uu.seUppsala University Publications
Change search
ReferencesLink to record
Permanent link

Direct link
Cognitive function and health-related quality of life after delirium in connection with hip surgery: a six-month follow-up
Uppsala University, Disciplinary Domain of Medicine and Pharmacy, Faculty of Medicine, Department of Public Health and Caring Sciences, Caring Sciences.
2004 (English)In: Orthopedic Nursing, ISSN 0744-6020, E-ISSN 1542-538X, Vol. 23, no 3, 195-203 p.Article in journal (Refereed) Published
Abstract [en]

NEED: Delirium is a serious psychiatric disorder, and elderly patients who undergo hip surgery are at higher risk for delirium development.


The purpose was to compare change in cognitive function and health-related quality of life 6 months after hip surgery in patients who experienced postoperative delirium with those who did not.


A total of 115 patients 75 years or older were included.


Screening for delirium was done using the Diagnostic and Statistical Manual, 4th ed criteria. Cognitive function was measured with the Mini Mental State Examination and health-related quality of life with the SF-36.


Of the 115 patients, 32 became delirious during hospital stay (D group), whereas the remaining patients did not (NonD group). Both D and NonD groups scored lower on the Mini Mental State Examination at follow-up than during hospital stay, but the deterioration was significantly greater in the D group. At follow-up, health-related quality of life was improved in patients who were destined for hip replacement surgery but unchanged or impaired for those with hip fracture. Delirium onset in connection with hip fracture lowered the health-related quality of life even more. At follow-up, low cognitive function correlated with lower scoring in physical function. Greater knowledge about delirious patients' vulnerable positions related to lower cognition and life quality can improve rehabilitation and support for these patients.

Place, publisher, year, edition, pages
2004. Vol. 23, no 3, 195-203 p.
National Category
Medical and Health Sciences
URN: urn:nbn:se:uu:diva-91142PubMedID: 15211901OAI: oai:DiVA.org:uu-91142DiVA: diva2:163760
Available from: 2003-11-18 Created: 2003-11-18 Last updated: 2013-05-16Bibliographically approved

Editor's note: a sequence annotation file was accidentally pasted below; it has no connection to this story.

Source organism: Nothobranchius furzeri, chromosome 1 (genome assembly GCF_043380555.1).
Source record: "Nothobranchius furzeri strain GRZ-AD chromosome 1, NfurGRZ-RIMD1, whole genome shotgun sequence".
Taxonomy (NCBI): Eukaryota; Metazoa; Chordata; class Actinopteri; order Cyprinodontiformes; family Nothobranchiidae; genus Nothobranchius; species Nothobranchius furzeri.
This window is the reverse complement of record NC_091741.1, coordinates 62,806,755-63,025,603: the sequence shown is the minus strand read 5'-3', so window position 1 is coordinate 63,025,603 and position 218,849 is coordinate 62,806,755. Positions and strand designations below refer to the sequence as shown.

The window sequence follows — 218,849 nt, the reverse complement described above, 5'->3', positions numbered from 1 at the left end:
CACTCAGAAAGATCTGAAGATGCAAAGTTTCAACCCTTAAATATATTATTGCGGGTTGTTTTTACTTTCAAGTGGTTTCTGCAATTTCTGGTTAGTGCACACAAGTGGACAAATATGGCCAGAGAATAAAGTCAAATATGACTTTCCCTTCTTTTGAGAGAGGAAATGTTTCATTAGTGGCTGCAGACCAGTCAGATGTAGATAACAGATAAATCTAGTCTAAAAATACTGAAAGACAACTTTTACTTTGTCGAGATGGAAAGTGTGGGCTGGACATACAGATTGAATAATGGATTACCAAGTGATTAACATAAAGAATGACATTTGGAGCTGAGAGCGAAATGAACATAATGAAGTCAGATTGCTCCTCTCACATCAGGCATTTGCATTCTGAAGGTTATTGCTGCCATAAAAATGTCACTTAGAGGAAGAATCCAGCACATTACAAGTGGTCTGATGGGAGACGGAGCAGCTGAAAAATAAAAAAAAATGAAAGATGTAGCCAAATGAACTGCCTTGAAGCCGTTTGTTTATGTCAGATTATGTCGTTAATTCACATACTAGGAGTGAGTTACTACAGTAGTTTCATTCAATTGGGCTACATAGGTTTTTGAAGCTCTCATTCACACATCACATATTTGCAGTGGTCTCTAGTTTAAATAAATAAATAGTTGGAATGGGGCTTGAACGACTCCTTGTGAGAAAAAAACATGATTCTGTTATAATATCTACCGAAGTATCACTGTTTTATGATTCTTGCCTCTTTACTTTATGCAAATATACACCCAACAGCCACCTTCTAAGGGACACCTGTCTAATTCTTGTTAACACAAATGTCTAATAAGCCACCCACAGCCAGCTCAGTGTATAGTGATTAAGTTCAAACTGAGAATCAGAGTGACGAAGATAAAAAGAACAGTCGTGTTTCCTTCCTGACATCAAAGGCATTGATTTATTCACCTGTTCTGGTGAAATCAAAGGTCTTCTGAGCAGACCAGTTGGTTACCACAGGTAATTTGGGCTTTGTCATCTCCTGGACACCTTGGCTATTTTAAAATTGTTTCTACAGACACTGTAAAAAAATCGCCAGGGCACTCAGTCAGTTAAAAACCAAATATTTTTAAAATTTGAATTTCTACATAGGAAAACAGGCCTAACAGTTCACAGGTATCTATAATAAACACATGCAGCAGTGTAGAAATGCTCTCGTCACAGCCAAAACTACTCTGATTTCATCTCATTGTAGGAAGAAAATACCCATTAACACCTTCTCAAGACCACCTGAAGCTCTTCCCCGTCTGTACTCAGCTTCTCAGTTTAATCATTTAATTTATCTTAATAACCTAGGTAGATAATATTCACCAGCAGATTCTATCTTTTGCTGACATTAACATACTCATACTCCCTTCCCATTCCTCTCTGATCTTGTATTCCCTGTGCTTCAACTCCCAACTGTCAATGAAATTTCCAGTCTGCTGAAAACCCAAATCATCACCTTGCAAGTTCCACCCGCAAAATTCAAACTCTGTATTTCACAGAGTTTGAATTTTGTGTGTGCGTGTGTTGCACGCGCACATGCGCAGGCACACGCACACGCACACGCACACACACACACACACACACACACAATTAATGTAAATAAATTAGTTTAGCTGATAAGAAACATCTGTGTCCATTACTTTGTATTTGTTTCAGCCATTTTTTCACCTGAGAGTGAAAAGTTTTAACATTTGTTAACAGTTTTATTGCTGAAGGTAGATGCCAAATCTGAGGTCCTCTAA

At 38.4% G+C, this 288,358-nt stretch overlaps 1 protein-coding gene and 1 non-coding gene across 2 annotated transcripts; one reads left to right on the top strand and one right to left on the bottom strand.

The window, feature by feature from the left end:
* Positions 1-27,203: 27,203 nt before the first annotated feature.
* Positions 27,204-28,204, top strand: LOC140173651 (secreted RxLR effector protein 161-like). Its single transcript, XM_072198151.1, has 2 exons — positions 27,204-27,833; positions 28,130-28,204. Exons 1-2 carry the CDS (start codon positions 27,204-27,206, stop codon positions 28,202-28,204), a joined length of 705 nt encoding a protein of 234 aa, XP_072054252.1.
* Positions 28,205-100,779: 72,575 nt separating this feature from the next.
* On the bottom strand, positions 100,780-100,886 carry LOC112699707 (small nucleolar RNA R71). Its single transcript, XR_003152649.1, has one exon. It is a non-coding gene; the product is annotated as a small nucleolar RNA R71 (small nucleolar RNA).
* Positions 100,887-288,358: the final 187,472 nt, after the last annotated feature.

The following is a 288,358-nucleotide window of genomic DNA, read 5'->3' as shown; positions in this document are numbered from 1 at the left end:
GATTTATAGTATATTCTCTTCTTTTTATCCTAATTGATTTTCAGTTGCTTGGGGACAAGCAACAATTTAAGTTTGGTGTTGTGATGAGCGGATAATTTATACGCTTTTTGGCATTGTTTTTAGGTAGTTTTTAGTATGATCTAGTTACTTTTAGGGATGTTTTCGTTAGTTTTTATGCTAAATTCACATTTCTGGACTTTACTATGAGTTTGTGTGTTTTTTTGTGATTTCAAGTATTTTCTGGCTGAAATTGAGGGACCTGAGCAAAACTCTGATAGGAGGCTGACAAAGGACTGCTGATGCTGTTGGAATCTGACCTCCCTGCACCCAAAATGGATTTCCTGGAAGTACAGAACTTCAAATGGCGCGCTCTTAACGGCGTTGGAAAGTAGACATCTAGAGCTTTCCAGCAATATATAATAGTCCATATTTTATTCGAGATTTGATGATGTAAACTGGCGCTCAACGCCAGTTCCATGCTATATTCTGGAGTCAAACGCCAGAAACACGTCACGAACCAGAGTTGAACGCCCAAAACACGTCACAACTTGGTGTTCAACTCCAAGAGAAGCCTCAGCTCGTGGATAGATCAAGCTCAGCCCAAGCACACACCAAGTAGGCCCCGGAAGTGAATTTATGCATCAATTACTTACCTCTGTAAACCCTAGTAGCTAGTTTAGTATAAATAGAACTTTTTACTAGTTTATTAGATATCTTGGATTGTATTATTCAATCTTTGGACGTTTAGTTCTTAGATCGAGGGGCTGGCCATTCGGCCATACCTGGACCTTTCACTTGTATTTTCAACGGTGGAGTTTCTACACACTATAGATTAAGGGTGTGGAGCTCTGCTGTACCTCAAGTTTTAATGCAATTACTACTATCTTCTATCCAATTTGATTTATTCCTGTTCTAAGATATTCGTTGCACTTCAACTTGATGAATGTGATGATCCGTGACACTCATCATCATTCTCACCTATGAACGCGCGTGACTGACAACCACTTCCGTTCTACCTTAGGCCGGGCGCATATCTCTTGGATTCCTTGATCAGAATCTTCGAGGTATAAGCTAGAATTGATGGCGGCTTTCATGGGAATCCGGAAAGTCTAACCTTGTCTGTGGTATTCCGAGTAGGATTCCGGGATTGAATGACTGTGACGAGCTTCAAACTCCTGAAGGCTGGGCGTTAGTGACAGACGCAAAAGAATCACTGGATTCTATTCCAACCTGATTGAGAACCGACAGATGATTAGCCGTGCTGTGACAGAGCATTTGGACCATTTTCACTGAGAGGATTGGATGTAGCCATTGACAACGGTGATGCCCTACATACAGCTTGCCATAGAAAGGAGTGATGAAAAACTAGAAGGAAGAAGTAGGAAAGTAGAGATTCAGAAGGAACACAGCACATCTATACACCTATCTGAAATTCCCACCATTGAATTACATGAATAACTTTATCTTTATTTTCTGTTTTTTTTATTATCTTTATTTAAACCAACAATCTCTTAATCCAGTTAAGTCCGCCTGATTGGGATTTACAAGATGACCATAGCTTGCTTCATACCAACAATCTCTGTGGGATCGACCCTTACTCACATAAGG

In thesis
1. Delirium during Hospitalisation: Incidence, Risk Factors, Early Signs and Patients' Experiences of Being Delirious
Open this publication in new window or tab >>Delirium during Hospitalisation: Incidence, Risk Factors, Early Signs and Patients' Experiences of Being Delirious
2003 (English)Doctoral thesis, comprehensive summary (Other academic)
Abstract [en]

Delirium is common among old patients admitted to hospital, but is often a neglected problem in patient care. The principal aim of this thesis was to evaluate aspects of delirium in relation to incidence, risk factors, behavioural changes, cognitive function and health-related quality of life (HRQOL). A further aim was to describe patients’ experiences of being delirious. The study was prospective, descriptive and comparative, with repeated measures (six-month follow up). The sample consisted of 225 consecutive patients, aged 65 years or older, who were to be operated on due to hip fracture or hip replacement. Exclusion criteria were serious cognitive disorder or delirium on admission. Data were collected via frequent daily observations, cognitive functioning tests (MMSE), HRQOL questionnaires (SF-36) and interviews. Delirium was assessed according to the DSM-IV criteria. A total of 45/225 became delirious, with an incidence of 24.3% among patients undergoing hip fracture surgery and 11.7% among those with hip replacement surgery. A predictive model for delirium included four factors: impaired hearing, passivity, low cognitive functioning, and waiting more than 18h for hip fracture surgery. Disorientation and urgent calls for attention were the most frequent behavioural changes in the prodromal phase prior to delirium. Delirium in connection with hip fracture revealed deteriorated HRQOL and cognitive functioning when measured at a six-month follow-up. The experience of being delirious was described by the patients as a sudden change of reality. Such an experience gave rise to strong emotional feelings, as did recovery from delirium. Nurses’ observations of behavioural changes in old patients with impaired cognitive function may be the first step in managing and reducing delirium. The predictive model of delirium ought to be tested further before use in clinical practice.

Place, publisher, year, edition, pages
Uppsala: Acta Universitatis Upsaliensis, 2003. 58 p.
Comprehensive Summaries of Uppsala Dissertations from the Faculty of Medicine, ISSN 0282-7476 ; 1311
Nursing, delirium, Acute confusional state, hip surgery, hip fracture, replacement surgery, cognitive function, MMSE, Follow-up, health-related quality of life, HRQOL, SF-36, Omvårdnad
National Category
Research subject
Caring Sciences
urn:nbn:se:uu:diva-3814 (URN)91-554-5820-3 (ISBN)
Public defence
2003-12-11, Föreläsningssal 6, Campus Lugnet, Högskolan Dalarna, Falun, 13:00
Available from: 2003-11-18 Created: 2003-11-18Bibliographically approved

Open Access in DiVA

No full text

By organisation
Caring Sciences
In the same journal
Orthopedic Nursing
Medical and Health Sciences

Search outside of DiVA

GoogleGoogle Scholar

Altmetric score

Total: 163 hits
ReferencesLink to record
Permanent link

Direct link